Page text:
Rosemary is a sun-loving plant of the rocky areas along the Mediterranean Sea, from the south of Spain into the Middle East. Her leaves are long and fragrant, her flowers a beautiful purple. Long ago humans found her scent calming and the oils in her leaves a fine flavoring. She had two close relatives, sisters you might say, but they grew only in local areas near her, while rosemary herself was carried around the world by humans. (See previous blog about rosemary link).
But one day, in 2015, botanists sent rosemary's DNA off to the botanical equivalent AncestryDNA and when the results came back, they were shocking.
Rosemary has dozens and dozens of sisters and brothers, most of them going by the name Salvia (sage). Salvia is a world-wide genus of over 1,000 species.
|garden sage, Salvia officinalis|
This shocked lots of people--just like finding unknown sisters and cousins shocks people who get DNA tests.
As is the scientific procedure, Drew and coauthors wrote out their data and their logic and published it. If readers are convinced, then they will follow the researchers' recommendations, in this case, calling rosemary Salvia rosmarinus. If they are not convinced, they can go on using the old name or, better, publish their objections, with data to support their view, and everyone can consider the pros and cons of the evidence offered.
Geeky Botanical Stuff:
For the curious, here is what this reclassification did to the three species previously in the genus Rosmarinus: Common rosemary retains the name rosmarinus, but now as the species epithet: Salvia rosmarinus. The old name Rosmarinus officinalis is lost. It becomes a synonym, "synonym"in botany being a name that has been superceded. Rosmarinus ceases to be a genus. For rosemary, "officinalis" (which means "of the shop," that is, the one the herbalist prescribed) is also lost in the reclassification. There are at least two reasons for that. First, because without using rosmarinus as the species epithet, the scientific name would give you no clue it is the plant with the common name rosemary--imagine it as Salvia laxiflorus, a name used for rosemary in 1863. Second there already is a Salvia officinalis, culinary sage. Drew and coauthors followed naming botanical naming rules as well: the name Salvia rosmarinus for rosemary was proposed in 1852 (!) so it has seniority over Salvia laxiflorus as a name for rosemary.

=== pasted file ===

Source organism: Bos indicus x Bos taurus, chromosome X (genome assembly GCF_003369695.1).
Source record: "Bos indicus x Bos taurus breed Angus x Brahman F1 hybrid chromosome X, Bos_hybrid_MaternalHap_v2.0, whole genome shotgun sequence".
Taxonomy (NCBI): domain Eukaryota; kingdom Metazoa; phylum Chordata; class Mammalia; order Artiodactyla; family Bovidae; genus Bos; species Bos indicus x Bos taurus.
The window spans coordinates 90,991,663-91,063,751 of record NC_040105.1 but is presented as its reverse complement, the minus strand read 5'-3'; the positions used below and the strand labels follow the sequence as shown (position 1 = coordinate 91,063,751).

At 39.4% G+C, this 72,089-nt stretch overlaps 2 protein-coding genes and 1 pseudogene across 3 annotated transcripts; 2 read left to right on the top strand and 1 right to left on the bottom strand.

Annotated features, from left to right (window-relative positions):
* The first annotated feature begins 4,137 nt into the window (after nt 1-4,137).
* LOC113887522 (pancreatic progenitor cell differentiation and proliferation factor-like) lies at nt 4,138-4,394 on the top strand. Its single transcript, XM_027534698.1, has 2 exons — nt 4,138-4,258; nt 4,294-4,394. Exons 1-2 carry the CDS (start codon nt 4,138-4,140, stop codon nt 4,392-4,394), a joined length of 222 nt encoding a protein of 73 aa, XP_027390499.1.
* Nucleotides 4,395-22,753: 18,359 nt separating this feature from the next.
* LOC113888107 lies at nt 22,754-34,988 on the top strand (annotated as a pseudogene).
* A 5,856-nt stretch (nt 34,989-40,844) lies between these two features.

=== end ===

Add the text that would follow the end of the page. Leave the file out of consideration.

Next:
The other two species that were in the genus Rosmarinus, Rosmarinus tomentosus and R. eriocalyx will be harder to relate to rosemary in the future, since they became Salvia granatensis (because it grows primarily around Granada, Spain) and S. jordanii (commemorating the French botanist Claude Jordan (1814-1897) who described it in 1866). Conserving the species epithet is preferred but there already were both a Salvia tomentosa and Salvia eriocalyx. Classification within Salvia willl continue to show they are rosemaries: they cluster with rosemary within Salvia.
End Geeky Stuff
In the short term, this change has aroused dramatic reactions from the public -- As seen in these memes from the Facebook page Phytomemetics
(John Stewart on Facebook: Phytomemetics)
(Jesse Vaillancourt on Facebook: Phytomemetics)
(John Stewart on Facebook: Phytomemetics)
I read the paper and I am persuaded. I will hereafter give the scientific name of rosemary as Salvia rosmarinus.
|meadow sage, Salvia praetensis|
|clary sage, Salvia sclarea|
If you had learned Rosmarinus officinalis and now need to learn Salvia rosmarinus for the same plant, that makes you part of progress in our society, same as learning to navigate with Siri or go through customs with your e-passport. Challenging on the first experience, but making things overall better.
|Rosemary, Salvia rosmarinus|
Awestruck: "Wow, I always wanted more brothers and sisters."
Comments and corrections welcome.
Drew, B.T., J. Gonzalez-Gallegos, C.-L. Xiang, R. Kriebel, C. P.. Drummond, J. B. Walker and K. J. Sytsma. 2017. Salvia united: the greatest good for the greatest number. Taxon 66 (1): 133-145. (link-broken)
Note: 9/23/19 This links to the journal: Taxon. You can see the abstract but not the whole text. I think you can download the full paper from Researchgate.net if you join it (apparently free).
***Author K. J. Sytsma of U. Wisconsin has the full paper on his website (link) at least for now. Authors want readers and science is based on information exchange, so checking out authors' webpages will often get you an online copy. It is the publishers who don't want to give away the articles, which of course makes sense to their bottom line.
Commenting on this blog has also changed and I have not yet figured out how to comment; it used to be simple. Thank you Nina for pointing out the broken link. Everyone, please let me know if there are further glitches.
My thanks to meme-writers John Stewart and Jesse Vaillancourt.
Kathy Keeler, A Wandering Botanist
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